Lesbian, Gay, And Bisexual Adults’ Recollections Of Others’ Reactions To Their Early Gender Non-Conformity

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SLIIT Journal of Humanities and Sciences


Globally, gender non-conforming (GNC) behaviors are identified as one of the earliest precursors of non-heterosexual identity. The role of reactions by key persons such as parents, teachers and peers to such behaviors may be important for sexual identity development. In Sri Lanka, there are currently no scholarly data on lesbian, gay and bisexual (LGB) adults’ recollections of their early experiences, particularly those involving how others reacted to their early GNC and gender atypical behaviors. By collecting narratives, this exploratory research paper addresses this gap by examining how 26 LGB adults recalled the manner in which their parents, teachers, and peers responded to their gender-atypical and gender non-conforming behaviors during childhood and adolescence. A participant-focused thematic analysis highlighted the following themes in participants’ recollections: permissiveness of adults towards childhood gender non-conformity for both boys and girls; a shift in adults’ attitudes during adolescence to be more regulatory; and differences between male and female participants in their recollections of peers’ reactions to their GNC behaviors by their peers. These findings suggest the nuances of recollections about growing up as GNC children and adolescents, and the impact these experiences had on later acceptance of a non-heterosexual identity. Future research could begin by observing actual gender nonconformity and gender atypical behaviors in children and adolescence.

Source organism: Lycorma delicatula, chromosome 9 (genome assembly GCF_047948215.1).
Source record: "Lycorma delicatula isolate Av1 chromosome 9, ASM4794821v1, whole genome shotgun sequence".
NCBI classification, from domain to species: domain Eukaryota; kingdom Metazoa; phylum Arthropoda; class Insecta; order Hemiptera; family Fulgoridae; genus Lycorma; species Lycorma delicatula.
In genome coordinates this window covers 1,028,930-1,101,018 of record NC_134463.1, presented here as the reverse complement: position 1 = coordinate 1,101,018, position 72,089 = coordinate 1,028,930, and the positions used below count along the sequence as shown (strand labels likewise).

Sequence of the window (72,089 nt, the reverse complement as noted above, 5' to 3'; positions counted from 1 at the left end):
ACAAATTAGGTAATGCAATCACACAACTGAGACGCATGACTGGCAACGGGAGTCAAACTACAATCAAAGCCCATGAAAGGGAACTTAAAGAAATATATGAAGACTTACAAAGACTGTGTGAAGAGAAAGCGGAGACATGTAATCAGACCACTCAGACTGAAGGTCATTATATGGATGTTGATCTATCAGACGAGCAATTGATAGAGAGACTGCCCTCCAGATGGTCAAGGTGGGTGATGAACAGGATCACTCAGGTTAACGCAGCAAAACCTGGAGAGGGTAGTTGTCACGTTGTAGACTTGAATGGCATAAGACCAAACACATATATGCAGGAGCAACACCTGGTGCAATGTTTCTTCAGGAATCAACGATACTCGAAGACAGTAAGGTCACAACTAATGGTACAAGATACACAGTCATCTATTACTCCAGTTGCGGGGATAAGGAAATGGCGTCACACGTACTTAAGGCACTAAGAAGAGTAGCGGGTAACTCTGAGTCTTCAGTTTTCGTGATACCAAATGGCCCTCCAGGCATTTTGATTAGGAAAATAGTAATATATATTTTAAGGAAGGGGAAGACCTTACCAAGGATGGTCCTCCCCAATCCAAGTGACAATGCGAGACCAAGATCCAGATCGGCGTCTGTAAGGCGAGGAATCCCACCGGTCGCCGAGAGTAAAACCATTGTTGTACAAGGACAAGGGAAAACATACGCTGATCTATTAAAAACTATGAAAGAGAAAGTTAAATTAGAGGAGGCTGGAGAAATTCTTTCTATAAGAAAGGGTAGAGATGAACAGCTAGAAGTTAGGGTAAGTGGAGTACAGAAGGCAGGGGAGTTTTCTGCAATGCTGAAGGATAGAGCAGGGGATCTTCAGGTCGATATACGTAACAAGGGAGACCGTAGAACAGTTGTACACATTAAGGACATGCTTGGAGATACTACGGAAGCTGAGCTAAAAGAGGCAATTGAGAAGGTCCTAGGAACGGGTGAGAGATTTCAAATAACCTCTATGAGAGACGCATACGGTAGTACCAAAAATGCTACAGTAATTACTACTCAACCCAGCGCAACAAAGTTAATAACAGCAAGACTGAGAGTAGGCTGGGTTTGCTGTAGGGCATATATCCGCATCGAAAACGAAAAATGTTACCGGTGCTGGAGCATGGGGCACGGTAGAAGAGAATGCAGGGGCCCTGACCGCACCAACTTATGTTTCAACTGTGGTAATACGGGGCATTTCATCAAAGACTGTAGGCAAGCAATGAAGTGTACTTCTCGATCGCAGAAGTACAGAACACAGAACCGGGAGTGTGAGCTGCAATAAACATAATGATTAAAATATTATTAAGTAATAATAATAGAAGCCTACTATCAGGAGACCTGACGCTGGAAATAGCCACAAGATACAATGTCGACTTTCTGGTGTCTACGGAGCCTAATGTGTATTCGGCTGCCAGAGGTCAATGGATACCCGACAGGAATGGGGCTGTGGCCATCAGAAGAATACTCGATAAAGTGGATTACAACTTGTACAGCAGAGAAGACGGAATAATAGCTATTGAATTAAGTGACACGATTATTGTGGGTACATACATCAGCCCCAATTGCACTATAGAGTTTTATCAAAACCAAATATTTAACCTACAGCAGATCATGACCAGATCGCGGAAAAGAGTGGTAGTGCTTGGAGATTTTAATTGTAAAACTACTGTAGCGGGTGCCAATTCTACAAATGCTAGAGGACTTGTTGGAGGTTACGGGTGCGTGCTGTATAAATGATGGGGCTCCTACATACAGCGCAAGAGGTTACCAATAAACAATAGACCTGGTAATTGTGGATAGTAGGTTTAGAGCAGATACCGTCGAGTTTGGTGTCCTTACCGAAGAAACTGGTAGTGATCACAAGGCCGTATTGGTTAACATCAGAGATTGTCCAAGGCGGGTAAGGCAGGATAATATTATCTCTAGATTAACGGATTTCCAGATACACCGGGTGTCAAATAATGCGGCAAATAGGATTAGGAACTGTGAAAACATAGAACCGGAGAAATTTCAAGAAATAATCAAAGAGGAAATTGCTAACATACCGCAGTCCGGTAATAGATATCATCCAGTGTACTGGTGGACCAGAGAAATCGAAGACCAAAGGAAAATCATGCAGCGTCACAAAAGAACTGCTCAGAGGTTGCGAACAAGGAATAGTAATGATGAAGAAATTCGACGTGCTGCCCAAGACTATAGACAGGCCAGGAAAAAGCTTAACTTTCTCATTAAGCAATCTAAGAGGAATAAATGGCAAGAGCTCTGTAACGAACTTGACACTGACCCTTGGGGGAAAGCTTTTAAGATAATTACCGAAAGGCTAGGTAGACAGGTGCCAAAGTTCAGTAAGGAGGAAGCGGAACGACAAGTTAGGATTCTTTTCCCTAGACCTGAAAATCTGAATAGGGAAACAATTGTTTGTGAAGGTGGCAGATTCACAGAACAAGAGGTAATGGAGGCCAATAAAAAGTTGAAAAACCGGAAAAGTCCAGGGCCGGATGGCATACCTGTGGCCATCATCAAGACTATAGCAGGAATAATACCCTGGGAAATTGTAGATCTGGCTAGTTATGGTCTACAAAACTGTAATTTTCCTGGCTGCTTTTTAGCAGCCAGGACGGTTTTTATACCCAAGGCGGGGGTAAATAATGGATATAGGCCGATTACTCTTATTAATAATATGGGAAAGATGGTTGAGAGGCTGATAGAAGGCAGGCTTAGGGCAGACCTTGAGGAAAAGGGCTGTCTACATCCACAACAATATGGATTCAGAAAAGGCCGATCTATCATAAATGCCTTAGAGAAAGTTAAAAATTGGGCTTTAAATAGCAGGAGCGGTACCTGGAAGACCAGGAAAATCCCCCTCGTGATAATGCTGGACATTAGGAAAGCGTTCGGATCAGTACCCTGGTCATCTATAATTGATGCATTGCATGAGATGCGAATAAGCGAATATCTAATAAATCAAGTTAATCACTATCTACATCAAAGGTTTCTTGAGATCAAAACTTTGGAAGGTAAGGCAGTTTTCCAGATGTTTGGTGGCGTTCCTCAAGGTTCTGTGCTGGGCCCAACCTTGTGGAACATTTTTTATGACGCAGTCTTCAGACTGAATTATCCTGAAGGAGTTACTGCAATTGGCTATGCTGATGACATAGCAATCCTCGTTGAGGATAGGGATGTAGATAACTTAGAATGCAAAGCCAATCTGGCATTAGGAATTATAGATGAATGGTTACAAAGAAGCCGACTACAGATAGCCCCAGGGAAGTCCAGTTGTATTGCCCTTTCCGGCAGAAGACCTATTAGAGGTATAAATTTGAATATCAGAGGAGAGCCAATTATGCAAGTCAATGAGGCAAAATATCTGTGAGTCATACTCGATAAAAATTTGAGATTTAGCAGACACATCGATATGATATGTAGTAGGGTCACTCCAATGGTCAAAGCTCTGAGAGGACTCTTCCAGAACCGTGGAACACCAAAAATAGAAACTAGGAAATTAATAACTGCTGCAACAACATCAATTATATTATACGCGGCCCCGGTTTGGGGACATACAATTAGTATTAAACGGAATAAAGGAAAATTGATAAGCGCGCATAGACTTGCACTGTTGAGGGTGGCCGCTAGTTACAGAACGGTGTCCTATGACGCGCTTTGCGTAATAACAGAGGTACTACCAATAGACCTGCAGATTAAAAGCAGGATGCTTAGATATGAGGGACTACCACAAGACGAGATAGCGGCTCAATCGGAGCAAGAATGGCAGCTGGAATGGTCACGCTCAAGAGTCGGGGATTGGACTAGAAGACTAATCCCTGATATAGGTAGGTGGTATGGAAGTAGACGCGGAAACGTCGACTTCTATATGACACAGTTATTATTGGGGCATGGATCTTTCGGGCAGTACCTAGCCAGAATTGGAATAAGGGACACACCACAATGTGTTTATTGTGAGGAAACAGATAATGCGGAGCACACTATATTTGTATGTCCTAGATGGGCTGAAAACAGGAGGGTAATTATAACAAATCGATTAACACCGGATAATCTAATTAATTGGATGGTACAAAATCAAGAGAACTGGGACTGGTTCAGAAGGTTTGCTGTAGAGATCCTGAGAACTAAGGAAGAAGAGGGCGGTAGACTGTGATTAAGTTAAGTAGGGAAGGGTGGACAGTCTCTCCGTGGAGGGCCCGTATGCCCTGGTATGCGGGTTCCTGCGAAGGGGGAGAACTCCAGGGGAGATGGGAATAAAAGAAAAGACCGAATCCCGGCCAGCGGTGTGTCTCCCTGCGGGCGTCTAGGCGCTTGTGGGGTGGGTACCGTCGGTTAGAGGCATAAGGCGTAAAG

Adult, Bisexual, Childhood gender non-conforming behaviors, Gay, Lesbian

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